Wednesday, 18 May 2016
Terminator 3: Rise of the Machines (2003)
So the premise of T3 is that an experimental prototype Terminator is sent from the future to try and kill John Connor, and an Arnold-model Terminator is sent back to be his protector. If that sounds exactly like the same as it was T2 - which was in itself on a small twist on that of the first film - well, it is.
This film's "innovation"? The experimental Terminator looks like a woman. Well; that and the fact that she has been sent to target John Connor's chief lieutenants in the future war, not just John himself. But the advertising at the time of the release emphasised "LADY ROBOT!", not the other thing.
And oh dear but the whole gynoid thing goes wrong pretty much straight away. The T-X (as it is known) gets pulled over by a cop. Why she'd bother listening to him is not explained - the Terminators from the first two films sure wouldn't- but then while waiting for him to approach the car, she inflates her breasts.
Inflates. Her. Breasts.
Now this does tie into the later plot point that (much like last movie's T-1000) the T-X can change her form. But you'll note that the last film didn't decide to demonstrate the T-1000's ability by having it inflate the size of its man-parts.
As a corollary to this, the film makes a couple of attempts, mostly in the early sections, to portray the T-X in a sultry/sexual way, either through dialogue or action (worst offender: the scene where she licks blood off her finger). Thankfully they mostly stop doing this after the first act and let her be a badass killing machine, but it's not a good start.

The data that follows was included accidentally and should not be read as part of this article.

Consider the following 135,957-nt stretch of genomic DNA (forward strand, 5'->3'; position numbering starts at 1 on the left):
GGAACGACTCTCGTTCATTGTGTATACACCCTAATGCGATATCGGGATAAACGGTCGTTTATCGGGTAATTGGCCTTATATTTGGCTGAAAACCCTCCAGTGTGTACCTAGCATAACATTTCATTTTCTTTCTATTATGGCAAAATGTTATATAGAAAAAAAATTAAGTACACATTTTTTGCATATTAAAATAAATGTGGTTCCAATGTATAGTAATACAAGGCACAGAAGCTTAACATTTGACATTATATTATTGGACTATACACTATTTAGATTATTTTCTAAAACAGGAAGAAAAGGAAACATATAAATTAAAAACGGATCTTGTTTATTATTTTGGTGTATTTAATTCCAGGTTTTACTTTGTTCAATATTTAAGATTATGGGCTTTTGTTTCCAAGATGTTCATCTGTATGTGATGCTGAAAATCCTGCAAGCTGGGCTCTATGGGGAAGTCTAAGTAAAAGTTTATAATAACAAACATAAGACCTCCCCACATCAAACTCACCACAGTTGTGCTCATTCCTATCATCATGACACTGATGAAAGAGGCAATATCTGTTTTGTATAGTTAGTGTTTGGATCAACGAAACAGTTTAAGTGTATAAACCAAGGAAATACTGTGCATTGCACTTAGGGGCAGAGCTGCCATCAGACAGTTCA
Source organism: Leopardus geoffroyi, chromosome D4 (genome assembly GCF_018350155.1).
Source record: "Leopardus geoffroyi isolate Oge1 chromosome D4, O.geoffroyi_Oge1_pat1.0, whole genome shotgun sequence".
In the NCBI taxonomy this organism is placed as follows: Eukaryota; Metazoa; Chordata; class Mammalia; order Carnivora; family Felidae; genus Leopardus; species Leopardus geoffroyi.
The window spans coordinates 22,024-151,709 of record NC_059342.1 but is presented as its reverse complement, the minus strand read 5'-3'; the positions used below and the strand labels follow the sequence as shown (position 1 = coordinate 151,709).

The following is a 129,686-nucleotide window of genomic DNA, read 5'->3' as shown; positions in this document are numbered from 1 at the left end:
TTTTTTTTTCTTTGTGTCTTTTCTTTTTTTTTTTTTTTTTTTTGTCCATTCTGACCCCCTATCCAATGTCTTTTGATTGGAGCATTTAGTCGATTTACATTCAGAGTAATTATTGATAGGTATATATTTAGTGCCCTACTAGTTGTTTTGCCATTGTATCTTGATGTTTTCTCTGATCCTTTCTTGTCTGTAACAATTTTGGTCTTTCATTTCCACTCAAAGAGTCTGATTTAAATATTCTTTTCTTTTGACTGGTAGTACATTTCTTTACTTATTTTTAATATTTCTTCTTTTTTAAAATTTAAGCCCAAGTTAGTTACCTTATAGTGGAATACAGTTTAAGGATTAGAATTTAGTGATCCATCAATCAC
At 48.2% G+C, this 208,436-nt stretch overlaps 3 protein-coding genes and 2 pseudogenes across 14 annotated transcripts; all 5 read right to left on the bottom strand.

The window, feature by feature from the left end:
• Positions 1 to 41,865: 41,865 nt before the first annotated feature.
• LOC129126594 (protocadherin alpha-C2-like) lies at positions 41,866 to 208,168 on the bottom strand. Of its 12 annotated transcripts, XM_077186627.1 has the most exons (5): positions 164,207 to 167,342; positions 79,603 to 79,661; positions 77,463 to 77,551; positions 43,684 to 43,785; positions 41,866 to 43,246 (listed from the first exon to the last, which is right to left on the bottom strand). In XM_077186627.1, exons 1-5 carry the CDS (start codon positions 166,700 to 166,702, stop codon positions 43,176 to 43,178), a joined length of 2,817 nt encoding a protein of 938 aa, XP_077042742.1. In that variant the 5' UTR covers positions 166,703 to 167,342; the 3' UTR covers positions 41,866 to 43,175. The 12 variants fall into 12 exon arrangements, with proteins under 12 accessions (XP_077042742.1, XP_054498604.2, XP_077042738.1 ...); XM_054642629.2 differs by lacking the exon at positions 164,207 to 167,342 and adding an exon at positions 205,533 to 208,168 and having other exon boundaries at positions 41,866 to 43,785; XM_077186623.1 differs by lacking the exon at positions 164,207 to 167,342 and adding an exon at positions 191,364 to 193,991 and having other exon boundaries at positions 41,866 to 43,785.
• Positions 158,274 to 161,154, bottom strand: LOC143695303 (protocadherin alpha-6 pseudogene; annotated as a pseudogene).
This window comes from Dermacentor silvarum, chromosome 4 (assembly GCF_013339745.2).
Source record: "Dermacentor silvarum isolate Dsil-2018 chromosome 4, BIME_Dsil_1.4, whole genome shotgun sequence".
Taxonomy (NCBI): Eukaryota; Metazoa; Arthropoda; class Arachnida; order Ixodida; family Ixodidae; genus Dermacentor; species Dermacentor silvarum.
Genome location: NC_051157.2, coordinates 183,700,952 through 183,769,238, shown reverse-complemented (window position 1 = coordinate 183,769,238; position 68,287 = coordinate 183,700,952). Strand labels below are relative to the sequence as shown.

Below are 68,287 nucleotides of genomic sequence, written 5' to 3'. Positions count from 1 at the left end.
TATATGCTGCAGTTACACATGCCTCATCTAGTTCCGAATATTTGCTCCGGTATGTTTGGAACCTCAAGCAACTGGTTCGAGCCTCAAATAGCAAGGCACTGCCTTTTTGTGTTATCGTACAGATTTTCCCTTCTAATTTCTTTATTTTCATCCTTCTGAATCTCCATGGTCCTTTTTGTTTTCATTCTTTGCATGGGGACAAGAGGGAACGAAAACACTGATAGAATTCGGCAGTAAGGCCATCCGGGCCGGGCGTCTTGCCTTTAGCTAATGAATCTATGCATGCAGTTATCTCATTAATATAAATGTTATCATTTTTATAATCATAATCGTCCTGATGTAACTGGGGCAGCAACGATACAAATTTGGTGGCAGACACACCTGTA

Sexism issues aside (and that's what those are, let's not pretend otherwise) the film has three other main weaknesses. The first is John Connor himself. I don't know whether Nick Stahl's performance or the script itself deserve most of the blame for the wishy-washiness of the character in this film, but I'm leaning toward the latter because it's at the root of the other two issues. One of these is the downer ending. There's some voice-over that tries to pretend otherwise, but (spoiler!) the good guys only success in this film is to not die. The other, more prevalent issue, is that the 'spectacle over substance' problem of T2 is magnified many times here, to the point where it becomes 'spectacle over sense'. For instance, John Connor is fleeing the T-X in a van, so she leaps into a massive crane lorry to pursue. She does this because the script has all these nifty ideas for stunts involving the crane - ignoring the fact that this slow, ungainly machine is pretty much the worst of several options available to her as a pursuit vehicle.
If you can completely turn off your brain, you might find this one tolerable for the extravagant action sequences, but otherwise it can safely be skipped.